2. Weight gain: stress hormones stimulate a preference for foods that are full of sugar, starch and fat. New studies show that the link between stress and weight gain is more complex. In addition to triggering changes in metabolism, the stress response produces a rise in insulin levels and a fall in fat oxidation, a dual process that promotes fat storage. Other research has revealed a correlation between excess cortisol and abdominal fat.
3. Slower healing: excess cortisol slows wound healing and lowers vaccines’ effectiveness in older people who are caring for sick family members. This study showed that for those caring for relatives with dementia took about 10 days longer to heal than a non caregiver; the longer the stress goes on, the longer the immune system is disrupted.
4. Sleep dysfunction: older adults already experience a natural decrease in the amount of deep sleep and an increase in nighttime wakefulness. Stress may aggravate these sleep deficits, making it especially hard for older people to get back to sleep when they wake up at night. To compound the problem, people with troubled sleep may find it harder to handle the stress in their lives.
5. Heart disease: blood samples taken from those enduring high levels of stress contained a surplus of disease-fightin white blood cells. Previous research suggesting that cortisol actually changes the texture of WBCs, encouraging the cells to attach themselves to blood vessel walls was confirmed. The result is plaque which is a key marker of this disease.
6. Depression: stress throws several brain neurotransmitters systems like serotonin, dopamine and norepinephrine out of balance, negatively affecting mood, appetite, sleep and libido. Some severely depressed people have permanently elevated cortisol levels which can alter the hippocampus and permanently damage brain cells.
7. Ulcers and stomach problems: stress can be a critical factor in irritable bowel syndrome, indigestion, heartburn, ulcerative colitis and Crohn’s disease which is characterized by chronic inflammation.
8. Back, neck and shoulder pain: stress can intensify both the severity and duration of the pain
November 2013 aarp.org/bulletin
Tuesday, November 11, 2014 | by Margaret Noirjean
In August, the FDA approved the first DNA test used to screen individuals who are at an average risk for colon cancer.
Cologuard reportedly finds 92% of all colon cancers, is noninvasive, requires no change in diet or medication and can be done in the privacy of your own home.
Cologuard is a test from Exact Sciences who partnered with the Mayo Clinic for the clinical trials. This test is the first to be approved by the FDA and by CMS (Centers for Medicare and Medicaid Services) simultaneously. CMS plans to cover the new test once every three years for people ages 50 to 85 who have a normal risk of developing colon cancer. The coverage proposal is not yet final. At this time, no other insurance plans cover this test.
colon cancer screening tests
Entira Family Clinics November 2014November 2014 Volume 2 Issue 3 , Issue 3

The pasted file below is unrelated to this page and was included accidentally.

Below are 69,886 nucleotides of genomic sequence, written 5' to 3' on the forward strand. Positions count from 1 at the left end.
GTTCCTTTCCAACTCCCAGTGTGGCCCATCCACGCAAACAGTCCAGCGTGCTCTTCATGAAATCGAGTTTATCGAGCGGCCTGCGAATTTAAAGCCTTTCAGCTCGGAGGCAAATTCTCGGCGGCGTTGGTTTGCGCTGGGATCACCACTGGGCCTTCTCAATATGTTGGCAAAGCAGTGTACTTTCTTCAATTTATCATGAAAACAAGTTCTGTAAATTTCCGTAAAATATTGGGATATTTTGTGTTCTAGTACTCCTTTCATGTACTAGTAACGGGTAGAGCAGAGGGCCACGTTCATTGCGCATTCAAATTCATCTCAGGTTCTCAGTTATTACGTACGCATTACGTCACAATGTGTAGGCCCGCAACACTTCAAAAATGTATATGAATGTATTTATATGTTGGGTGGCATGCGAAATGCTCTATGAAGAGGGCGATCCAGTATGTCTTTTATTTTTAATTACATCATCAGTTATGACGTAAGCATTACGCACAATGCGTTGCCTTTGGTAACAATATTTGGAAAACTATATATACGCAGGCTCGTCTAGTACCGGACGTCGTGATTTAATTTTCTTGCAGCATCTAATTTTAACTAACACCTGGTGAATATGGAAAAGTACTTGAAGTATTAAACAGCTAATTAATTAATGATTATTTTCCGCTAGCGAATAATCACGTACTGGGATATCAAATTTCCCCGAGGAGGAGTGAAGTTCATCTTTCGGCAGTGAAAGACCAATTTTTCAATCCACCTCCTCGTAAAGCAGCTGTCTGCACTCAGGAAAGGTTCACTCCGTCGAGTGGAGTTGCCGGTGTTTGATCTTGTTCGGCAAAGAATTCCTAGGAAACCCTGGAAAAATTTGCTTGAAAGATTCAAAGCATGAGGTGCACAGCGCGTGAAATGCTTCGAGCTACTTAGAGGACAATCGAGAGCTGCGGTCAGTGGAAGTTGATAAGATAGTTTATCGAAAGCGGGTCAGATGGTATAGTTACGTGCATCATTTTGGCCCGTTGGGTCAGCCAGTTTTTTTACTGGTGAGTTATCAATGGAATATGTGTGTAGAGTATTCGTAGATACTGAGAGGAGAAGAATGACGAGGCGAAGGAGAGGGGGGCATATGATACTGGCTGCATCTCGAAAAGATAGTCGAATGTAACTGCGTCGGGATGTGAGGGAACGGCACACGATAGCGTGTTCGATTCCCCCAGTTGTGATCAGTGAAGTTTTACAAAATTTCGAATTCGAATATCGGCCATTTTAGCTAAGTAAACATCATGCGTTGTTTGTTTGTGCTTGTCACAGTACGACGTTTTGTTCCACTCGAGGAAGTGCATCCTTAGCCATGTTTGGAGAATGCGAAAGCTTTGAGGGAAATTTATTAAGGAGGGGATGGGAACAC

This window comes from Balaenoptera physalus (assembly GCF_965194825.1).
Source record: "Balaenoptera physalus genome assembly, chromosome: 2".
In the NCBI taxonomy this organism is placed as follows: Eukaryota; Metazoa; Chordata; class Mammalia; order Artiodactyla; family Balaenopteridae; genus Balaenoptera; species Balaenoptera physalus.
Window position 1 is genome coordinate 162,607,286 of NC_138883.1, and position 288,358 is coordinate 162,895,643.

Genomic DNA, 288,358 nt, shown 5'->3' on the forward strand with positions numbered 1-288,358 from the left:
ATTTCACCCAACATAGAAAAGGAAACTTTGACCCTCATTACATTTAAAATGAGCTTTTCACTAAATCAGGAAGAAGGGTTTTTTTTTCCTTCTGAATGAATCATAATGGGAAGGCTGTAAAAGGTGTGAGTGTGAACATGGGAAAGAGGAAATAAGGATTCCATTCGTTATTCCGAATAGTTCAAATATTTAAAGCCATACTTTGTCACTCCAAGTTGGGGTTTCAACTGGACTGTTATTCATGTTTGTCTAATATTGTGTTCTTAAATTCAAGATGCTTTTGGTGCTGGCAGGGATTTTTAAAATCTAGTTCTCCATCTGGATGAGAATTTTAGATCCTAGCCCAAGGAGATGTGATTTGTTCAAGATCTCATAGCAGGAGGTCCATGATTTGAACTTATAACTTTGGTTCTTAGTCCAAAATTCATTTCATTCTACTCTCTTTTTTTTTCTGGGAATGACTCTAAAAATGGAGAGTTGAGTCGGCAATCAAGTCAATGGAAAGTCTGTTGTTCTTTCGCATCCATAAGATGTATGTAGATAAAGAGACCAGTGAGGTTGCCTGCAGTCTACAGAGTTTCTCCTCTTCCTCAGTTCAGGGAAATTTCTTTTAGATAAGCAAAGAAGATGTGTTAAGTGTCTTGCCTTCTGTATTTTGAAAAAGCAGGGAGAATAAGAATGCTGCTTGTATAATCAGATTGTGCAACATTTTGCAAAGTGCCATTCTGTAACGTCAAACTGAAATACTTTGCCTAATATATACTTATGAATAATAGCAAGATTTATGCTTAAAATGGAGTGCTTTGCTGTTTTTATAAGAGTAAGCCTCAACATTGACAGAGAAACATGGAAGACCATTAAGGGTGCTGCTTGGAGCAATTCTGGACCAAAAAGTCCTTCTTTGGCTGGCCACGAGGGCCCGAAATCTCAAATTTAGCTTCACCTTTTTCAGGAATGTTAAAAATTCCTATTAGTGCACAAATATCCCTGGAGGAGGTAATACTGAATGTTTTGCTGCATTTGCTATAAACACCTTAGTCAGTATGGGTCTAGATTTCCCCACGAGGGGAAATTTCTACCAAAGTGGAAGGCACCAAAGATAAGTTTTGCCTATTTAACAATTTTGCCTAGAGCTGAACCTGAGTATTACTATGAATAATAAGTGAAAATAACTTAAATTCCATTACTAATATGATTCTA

Sunday, November 9, 2014 | by Margaret Noirjean
Pain is the main motivator for a visit to the hospital. New research has shown women with dark (brown and hazel) eyes respond differently to pain than those with light (blue and green) eyes. The study consisted of 58 healthy pregnant women. 24 were placed in the dark group and 34 were placed in the light group. Responses to pain before and after birth were measured through a variety of quantitative standard testing, questionnaires and surveys. The results indicated women in the dark group experienced more dramatic response to pain with increases in anxiety and sleep disturbances than those in the light group. Identifying eye color as a genetic biomarker for pain thresholds may be advantageous for the medical community.
The goal is to use the study data to help identify those patients who need to be treated for pain post op and those that are in need of chronic pain control.
Multiple studies have correlated red hair to resistance to pain blockers and requirements for higher doses of anesthesia. Further research is planned to expand this study to men and children.
by Campbell North Pittsburgh Post-Gazette 8/10/14
Wednesday, November 5, 2014 | by Margaret Noirjean
1. Did you know that eggs have 6 grams of high quality protein? And did you a protein packed breakfast helps sustain mental and physical energy throughout the day?
2. Eggs are rich in choline which promotes normal cell activity, liver function and the transportation of nutrients throughout the body.
3. Eggs contain zero carbs and no sugar.
4. Eggs have 9 amino acids and these are essential (luceine, lysine, methionine, tryptophan, phenylalanine, histidine, valine, threonine and isoleucine).
5. Eggs contain one ingredient and at 15¢ a serving eggs are the least expensive source of high quality protein.
6. Eggs are naturally gluten-free
Friday, October 31, 2014 | by Margaret Noirjean
The FDA announced the finalization of a rule that sets standards for infant formula manufacturers that will go into effect on September 8, 2014.
Pathogens testing is required for harmful pathogens Salmonella and Cronobacter.
Physician growth support- manufacturers must demonstrate that the formula supports this.
Nutrient check- infant formulas must be tested for nutrient content in the final product stage.
CMA Today Sept-Oct 2014